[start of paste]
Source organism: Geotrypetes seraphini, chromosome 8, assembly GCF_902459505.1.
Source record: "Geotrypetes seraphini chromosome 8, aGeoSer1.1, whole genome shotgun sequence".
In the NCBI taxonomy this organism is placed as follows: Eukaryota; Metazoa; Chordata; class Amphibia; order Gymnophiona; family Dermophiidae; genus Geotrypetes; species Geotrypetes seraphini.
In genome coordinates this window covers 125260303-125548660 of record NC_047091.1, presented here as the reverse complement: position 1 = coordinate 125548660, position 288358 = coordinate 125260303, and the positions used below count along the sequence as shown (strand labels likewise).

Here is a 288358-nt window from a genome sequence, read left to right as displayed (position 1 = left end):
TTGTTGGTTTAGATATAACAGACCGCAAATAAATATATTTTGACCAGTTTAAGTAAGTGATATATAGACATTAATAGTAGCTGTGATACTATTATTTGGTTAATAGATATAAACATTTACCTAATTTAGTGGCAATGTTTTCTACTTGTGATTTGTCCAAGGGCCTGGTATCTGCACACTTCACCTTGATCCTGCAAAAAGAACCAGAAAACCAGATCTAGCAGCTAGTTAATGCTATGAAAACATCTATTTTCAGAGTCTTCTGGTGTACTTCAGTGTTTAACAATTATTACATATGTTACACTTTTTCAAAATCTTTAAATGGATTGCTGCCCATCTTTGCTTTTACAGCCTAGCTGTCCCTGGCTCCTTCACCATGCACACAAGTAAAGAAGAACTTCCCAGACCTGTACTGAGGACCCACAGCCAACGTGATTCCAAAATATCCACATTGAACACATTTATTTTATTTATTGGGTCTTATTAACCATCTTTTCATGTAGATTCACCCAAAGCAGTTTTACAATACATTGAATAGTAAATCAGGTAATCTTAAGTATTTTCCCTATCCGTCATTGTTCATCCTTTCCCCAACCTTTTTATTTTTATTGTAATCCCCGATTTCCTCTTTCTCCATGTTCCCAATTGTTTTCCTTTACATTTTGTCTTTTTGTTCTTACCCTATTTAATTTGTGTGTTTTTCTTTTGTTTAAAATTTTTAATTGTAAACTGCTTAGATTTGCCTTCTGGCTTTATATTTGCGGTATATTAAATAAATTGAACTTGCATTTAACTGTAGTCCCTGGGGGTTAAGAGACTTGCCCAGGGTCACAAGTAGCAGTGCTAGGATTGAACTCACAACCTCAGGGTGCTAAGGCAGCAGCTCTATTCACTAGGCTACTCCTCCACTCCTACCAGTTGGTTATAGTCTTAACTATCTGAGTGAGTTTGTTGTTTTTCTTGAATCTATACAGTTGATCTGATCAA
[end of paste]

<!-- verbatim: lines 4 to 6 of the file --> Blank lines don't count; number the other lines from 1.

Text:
In genome coordinates this window covers 125260303-125548660 of record NC_047091.1, presented here as the reverse complement: position 1 = coordinate 125548660, position 288358 = coordinate 125260303, and the positions used below count along the sequence as shown (strand labels likewise).

Here is a 288358-nt window from a genome sequence, read left to right as displayed (position 1 = left end):
TTGTTGGTTTAGATATAACAGACCGCAAATAAATATATTTTGACCAGTTTAAGTAAGTGATATATAGACATTAATAGTAGCTGTGATACTATTATTTGGTTAATAGATATAAACATTTACCTAATTTAGTGGCAATGTTTTCTACTTGTGATTTGTCCAAGGGCCTGGTATCTGCACACTTCACCTTGATCCTGCAAAAAGAACCAGAAAACCAGATCTAGCAGCTAGTTAATGCTATGAAAACATCTATTTTCAGAGTCTTCTGGTGTACTTCAGTGTTTAACAATTATTACATATGTTACACTTTTTCAAAATCTTTAAATGGATTGCTGCCCATCTTTGCTTTTACAGCCTAGCTGTCCCTGGCTCCTTCACCATGCACACAAGTAAAGAAGAACTTCCCAGACCTGTACTGAGGACCCACAGCCAACGTGATTCCAAAATATCCACATTGAACACATTTATTTTATTTATTGGGTCTTATTAACCATCTTTTCATGTAGATTCACCCAAAGCAGTTTTACAATACATTGAATAGTAAATCAGGTAATCTTAAGTATTTTCCCTATCCGTCATTGTTCATCCTTTCCCCAACCTTTTTATTTTTATTGTAATCCCCGATTTCCTCTTTCTCCATGTTCCCAATTGTTTTCCTTTACATTTTGTCTTTTTGTTCTTACCCTATTTAATTTGTGTGTTTTTCTTTTGTTTAAAATTTTTAATTGTAAACTGCTTAGATTTGCCTTCTGGCTTTATATTTGCGGTATATTAAATAAATTGAACTTGCATTTAACTGTAGTCCCTGGGGGTTAAGAGACTTGCCCAGGGTCACAAGTAGCAGTGCTAGGATTGAACTCACAACCTCAGGGTGCTAAGGCAGCAGCTCTATTCACTAGGCTACTCCTCCACTCCTACCAGTTGGTTATAGTCTTAACTATCTGAGTGAGTTTGTTGTTTTTCTTGAATCTATACAGTTGATCTGATCAA